In a previous post, I wrote about setting up SQL Server 2019 via Docker container on Windows 10. Microsoft has championed the fact that they support more than just Windows. I decided to put that to the test and try running SQL Server 2019 on on Mac OS X using Docker. I figure Docker is Docker on pretty much everywhere it’s running, so this should be a piece of cake.
Assumption - Docker is already running on your Windows 10 computer. I’m making this assumption to avoid walking through install and setup of Docker on Mac OS X.
Step 1. Download the Software
Downloading the software works the same as it does on Windows or any other platform. At the time of this writing, the container label is “vNext-CTP2.0-ubuntu“ and it can be found on docker hub at “docker pull mcr.microsoft.com/mssql/server .”
The full pull command looks like this:
docker pull mcr.microsoft.com/mssql/server:vNext-CTP2.0-ubuntu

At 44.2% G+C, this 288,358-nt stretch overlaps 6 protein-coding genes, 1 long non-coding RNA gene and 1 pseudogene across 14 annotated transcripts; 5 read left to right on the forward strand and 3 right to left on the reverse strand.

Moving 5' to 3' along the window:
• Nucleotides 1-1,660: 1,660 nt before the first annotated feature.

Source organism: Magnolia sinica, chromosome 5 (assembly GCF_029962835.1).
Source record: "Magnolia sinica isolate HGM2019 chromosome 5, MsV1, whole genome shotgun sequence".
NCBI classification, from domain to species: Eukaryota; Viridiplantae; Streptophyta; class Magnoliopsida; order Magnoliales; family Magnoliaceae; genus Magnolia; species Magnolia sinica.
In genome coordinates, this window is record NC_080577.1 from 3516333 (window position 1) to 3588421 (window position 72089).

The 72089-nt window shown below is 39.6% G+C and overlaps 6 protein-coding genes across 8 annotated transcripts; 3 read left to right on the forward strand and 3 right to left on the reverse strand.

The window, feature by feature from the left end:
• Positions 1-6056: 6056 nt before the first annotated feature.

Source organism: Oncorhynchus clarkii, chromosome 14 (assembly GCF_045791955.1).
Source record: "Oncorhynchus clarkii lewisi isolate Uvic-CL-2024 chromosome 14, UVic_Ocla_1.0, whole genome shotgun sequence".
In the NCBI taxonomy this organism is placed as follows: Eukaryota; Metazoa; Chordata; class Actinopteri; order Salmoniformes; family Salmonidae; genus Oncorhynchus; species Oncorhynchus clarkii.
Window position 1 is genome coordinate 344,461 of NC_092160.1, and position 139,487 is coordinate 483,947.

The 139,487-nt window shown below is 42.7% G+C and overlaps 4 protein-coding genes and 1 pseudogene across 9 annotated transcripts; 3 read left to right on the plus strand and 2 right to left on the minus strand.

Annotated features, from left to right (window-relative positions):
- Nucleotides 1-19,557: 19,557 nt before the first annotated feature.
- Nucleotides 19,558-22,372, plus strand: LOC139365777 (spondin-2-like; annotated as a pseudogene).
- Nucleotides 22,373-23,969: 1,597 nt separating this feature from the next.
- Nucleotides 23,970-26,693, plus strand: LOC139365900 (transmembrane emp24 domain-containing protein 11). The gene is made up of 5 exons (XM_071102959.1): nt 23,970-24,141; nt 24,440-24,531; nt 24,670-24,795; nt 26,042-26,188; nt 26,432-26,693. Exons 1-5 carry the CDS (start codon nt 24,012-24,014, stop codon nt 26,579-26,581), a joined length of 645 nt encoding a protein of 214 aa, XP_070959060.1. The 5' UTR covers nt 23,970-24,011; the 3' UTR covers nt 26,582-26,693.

Step 2. Run the Downloaded Container
Running the container is next. When the SQL Server container is run, the End User License Agreement (EULA) must be accepted and a password set for the container to execute. For the purpose of this demo, I’ll use a simple password of “Password1234".” Such a simple password is not recommended for production.
The port for accessing the SQL Server instance in the container must also be set. Changing the port is useful for a number of reasons, The most useful one I’ve found is running multiple SQL Server containers on the same host. In this example, I’ll keep the port at the default of 1433.
The command to run the container is
docker run -e "ACCEPT_EULA=Y" -e "SA_PASSWORD=Password1234" -p1433:1433 --name sql2019 -d mcr.microsoft.com/mssql/server:vNext-CTP2.0-ubuntu
The running state of the container can be checked by issuing the command
The SQL Server is available for connections once the state is confirmed as running.
Step 3. Connect to SQL Server
Microsoft recently renamed the SQL Operations Studio as Azure Data Studio. Azure Data Studio is available on Windows, Mac, and Linux. The connection will be made using the local sa account and the password supplied when running the container.
That’s it! The container works and functions the same as any other SQL Server would behave. Containerized instances are simple to setup and allow for testing and experimentation on platforms that were previously off limits.